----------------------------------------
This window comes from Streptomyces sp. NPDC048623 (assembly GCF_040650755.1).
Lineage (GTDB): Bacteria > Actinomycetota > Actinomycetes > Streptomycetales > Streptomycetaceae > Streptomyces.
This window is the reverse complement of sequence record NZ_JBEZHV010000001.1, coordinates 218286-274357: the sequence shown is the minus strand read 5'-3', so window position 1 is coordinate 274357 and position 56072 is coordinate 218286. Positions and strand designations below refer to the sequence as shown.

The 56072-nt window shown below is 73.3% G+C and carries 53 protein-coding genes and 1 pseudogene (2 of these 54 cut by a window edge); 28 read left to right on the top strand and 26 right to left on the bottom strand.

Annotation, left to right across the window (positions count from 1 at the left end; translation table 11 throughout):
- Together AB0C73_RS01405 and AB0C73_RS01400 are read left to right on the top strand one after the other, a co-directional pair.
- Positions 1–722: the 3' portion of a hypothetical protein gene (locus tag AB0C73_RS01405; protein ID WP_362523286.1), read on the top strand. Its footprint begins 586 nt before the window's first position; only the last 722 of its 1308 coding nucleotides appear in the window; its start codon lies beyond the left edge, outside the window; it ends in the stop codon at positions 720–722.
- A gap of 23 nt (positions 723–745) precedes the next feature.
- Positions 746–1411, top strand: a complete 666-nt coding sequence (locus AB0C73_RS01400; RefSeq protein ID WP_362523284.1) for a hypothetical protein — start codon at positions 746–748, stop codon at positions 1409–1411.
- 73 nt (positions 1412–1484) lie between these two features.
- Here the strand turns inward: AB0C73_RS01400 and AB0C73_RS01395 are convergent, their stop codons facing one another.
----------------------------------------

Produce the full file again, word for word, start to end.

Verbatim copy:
This window comes from Streptomyces sp. NPDC048623 (assembly GCF_040650755.1).
Lineage (GTDB): Bacteria > Actinomycetota > Actinomycetes > Streptomycetales > Streptomycetaceae > Streptomyces.
This window is the reverse complement of sequence record NZ_JBEZHV010000001.1, coordinates 218286-274357: the sequence shown is the minus strand read 5'-3', so window position 1 is coordinate 274357 and position 56072 is coordinate 218286. Positions and strand designations below refer to the sequence as shown.

The 56072-nt window shown below is 73.3% G+C and carries 53 protein-coding genes and 1 pseudogene (2 of these 54 cut by a window edge); 28 read left to right on the top strand and 26 right to left on the bottom strand.

Annotation, left to right across the window (positions count from 1 at the left end; translation table 11 throughout):
- Together AB0C73_RS01405 and AB0C73_RS01400 are read left to right on the top strand one after the other, a co-directional pair.
- Positions 1–722: the 3' portion of a hypothetical protein gene (locus tag AB0C73_RS01405; protein ID WP_362523286.1), read on the top strand. Its footprint begins 586 nt before the window's first position; only the last 722 of its 1308 coding nucleotides appear in the window; its start codon lies beyond the left edge, outside the window; it ends in the stop codon at positions 720–722.
- A gap of 23 nt (positions 723–745) precedes the next feature.
- Positions 746–1411, top strand: a complete 666-nt coding sequence (locus AB0C73_RS01400; RefSeq protein ID WP_362523284.1) for a hypothetical protein — start codon at positions 746–748, stop codon at positions 1409–1411.
- 73 nt (positions 1412–1484) lie between these two features.
- Here the strand turns inward: AB0C73_RS01400 and AB0C73_RS01395 are convergent, their stop codons facing one another.